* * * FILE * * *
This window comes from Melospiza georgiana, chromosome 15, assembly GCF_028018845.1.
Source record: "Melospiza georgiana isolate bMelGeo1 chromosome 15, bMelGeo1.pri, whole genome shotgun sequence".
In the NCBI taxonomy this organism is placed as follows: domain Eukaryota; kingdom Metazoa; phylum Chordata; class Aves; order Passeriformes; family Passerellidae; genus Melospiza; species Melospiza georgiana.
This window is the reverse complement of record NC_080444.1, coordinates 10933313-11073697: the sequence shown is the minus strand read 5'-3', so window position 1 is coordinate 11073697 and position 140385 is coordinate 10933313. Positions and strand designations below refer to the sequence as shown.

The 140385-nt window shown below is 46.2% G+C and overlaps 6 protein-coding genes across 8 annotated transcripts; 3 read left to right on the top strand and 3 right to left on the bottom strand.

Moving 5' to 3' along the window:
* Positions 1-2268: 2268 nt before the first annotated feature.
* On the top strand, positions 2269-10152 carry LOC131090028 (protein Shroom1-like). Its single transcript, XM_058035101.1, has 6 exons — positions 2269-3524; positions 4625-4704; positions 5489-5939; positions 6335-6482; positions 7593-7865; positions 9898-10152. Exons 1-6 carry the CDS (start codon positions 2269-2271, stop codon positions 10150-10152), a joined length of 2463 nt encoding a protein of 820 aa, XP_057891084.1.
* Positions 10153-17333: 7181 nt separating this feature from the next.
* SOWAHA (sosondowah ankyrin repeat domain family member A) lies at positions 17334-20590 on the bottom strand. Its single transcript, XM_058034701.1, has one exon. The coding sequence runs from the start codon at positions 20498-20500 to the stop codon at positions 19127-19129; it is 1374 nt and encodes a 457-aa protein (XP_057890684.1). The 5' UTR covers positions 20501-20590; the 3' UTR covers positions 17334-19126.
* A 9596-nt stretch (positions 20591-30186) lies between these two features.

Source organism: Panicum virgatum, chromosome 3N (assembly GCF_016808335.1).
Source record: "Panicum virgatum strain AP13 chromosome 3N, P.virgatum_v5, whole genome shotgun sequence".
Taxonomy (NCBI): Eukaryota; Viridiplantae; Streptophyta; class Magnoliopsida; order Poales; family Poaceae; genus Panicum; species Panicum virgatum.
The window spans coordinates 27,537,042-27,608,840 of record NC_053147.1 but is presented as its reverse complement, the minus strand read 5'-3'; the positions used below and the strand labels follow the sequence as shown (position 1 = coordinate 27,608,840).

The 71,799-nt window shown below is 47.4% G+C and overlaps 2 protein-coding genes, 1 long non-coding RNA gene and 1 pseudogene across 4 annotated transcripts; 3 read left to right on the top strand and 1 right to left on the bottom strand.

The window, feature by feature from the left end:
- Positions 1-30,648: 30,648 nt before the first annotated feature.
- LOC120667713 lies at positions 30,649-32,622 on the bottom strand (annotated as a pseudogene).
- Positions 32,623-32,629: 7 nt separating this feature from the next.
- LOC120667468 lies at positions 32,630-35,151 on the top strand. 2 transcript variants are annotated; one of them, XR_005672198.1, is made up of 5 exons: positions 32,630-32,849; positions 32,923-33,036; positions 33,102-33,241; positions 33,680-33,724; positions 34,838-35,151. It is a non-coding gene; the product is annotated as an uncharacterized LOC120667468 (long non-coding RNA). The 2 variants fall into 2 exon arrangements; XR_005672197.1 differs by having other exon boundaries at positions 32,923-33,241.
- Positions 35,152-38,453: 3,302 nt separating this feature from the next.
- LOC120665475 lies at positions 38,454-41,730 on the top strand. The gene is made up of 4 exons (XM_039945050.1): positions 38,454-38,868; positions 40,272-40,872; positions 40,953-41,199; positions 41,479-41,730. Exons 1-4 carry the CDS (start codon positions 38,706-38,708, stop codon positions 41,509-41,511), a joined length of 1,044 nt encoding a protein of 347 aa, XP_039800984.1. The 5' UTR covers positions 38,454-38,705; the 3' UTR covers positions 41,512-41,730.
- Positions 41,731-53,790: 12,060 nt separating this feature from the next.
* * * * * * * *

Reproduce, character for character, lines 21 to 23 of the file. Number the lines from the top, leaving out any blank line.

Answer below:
- LOC120667468 lies at positions 32,630-35,151 on the top strand. 2 transcript variants are annotated; one of them, XR_005672198.1, is made up of 5 exons: positions 32,630-32,849; positions 32,923-33,036; positions 33,102-33,241; positions 33,680-33,724; positions 34,838-35,151. It is a non-coding gene; the product is annotated as an uncharacterized LOC120667468 (long non-coding RNA). The 2 variants fall into 2 exon arrangements; XR_005672197.1 differs by having other exon boundaries at positions 32,923-33,241.
- Positions 35,152-38,453: 3,302 nt separating this feature from the next.
- LOC120665475 lies at positions 38,454-41,730 on the top strand. The gene is made up of 4 exons (XM_039945050.1): positions 38,454-38,868; positions 40,272-40,872; positions 40,953-41,199; positions 41,479-41,730. Exons 1-4 carry the CDS (start codon positions 38,706-38,708, stop codon positions 41,509-41,511), a joined length of 1,044 nt encoding a protein of 347 aa, XP_039800984.1. The 5' UTR covers positions 38,454-38,705; the 3' UTR covers positions 41,512-41,730.